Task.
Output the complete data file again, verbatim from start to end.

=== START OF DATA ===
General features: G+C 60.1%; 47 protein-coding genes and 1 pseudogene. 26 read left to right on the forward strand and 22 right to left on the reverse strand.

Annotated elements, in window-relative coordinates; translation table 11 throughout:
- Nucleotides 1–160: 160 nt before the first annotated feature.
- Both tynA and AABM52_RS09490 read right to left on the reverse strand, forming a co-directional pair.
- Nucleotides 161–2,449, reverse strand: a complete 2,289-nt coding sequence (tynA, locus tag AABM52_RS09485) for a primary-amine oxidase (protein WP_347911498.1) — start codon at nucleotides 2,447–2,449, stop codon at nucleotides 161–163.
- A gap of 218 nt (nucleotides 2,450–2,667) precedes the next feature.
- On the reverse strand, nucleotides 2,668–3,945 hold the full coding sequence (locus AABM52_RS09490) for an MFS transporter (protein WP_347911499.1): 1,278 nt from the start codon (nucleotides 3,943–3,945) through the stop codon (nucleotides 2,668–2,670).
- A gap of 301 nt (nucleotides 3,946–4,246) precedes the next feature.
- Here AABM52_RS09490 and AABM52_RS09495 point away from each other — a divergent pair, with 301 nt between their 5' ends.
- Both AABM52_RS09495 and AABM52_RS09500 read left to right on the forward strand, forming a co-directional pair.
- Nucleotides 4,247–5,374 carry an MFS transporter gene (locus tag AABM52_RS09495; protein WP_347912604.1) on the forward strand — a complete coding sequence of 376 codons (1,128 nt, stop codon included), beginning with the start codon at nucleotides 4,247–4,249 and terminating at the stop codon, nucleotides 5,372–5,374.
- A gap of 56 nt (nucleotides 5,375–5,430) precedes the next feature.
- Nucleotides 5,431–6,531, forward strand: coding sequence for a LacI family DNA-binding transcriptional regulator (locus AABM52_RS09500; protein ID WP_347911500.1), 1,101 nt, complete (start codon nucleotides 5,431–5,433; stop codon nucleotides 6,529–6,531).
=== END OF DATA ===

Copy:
General features: G+C 60.1%; 47 protein-coding genes and 1 pseudogene. 26 read left to right on the forward strand and 22 right to left on the reverse strand.

Annotated elements, in window-relative coordinates; translation table 11 throughout:
- Nucleotides 1–160: 160 nt before the first annotated feature.
- Both tynA and AABM52_RS09490 read right to left on the reverse strand, forming a co-directional pair.
- Nucleotides 161–2,449, reverse strand: a complete 2,289-nt coding sequence (tynA, locus tag AABM52_RS09485) for a primary-amine oxidase (protein WP_347911498.1) — start codon at nucleotides 2,447–2,449, stop codon at nucleotides 161–163.
- A gap of 218 nt (nucleotides 2,450–2,667) precedes the next feature.
- On the reverse strand, nucleotides 2,668–3,945 hold the full coding sequence (locus AABM52_RS09490) for an MFS transporter (protein WP_347911499.1): 1,278 nt from the start codon (nucleotides 3,943–3,945) through the stop codon (nucleotides 2,668–2,670).
- A gap of 301 nt (nucleotides 3,946–4,246) precedes the next feature.
- Here AABM52_RS09490 and AABM52_RS09495 point away from each other — a divergent pair, with 301 nt between their 5' ends.
- Both AABM52_RS09495 and AABM52_RS09500 read left to right on the forward strand, forming a co-directional pair.
- Nucleotides 4,247–5,374 carry an MFS transporter gene (locus tag AABM52_RS09495; protein WP_347912604.1) on the forward strand — a complete coding sequence of 376 codons (1,128 nt, stop codon included), beginning with the start codon at nucleotides 4,247–4,249 and terminating at the stop codon, nucleotides 5,372–5,374.
- A gap of 56 nt (nucleotides 5,375–5,430) precedes the next feature.
- Nucleotides 5,431–6,531, forward strand: coding sequence for a LacI family DNA-binding transcriptional regulator (locus AABM52_RS09500; protein ID WP_347911500.1), 1,101 nt, complete (start codon nucleotides 5,431–5,433; stop codon nucleotides 6,529–6,531).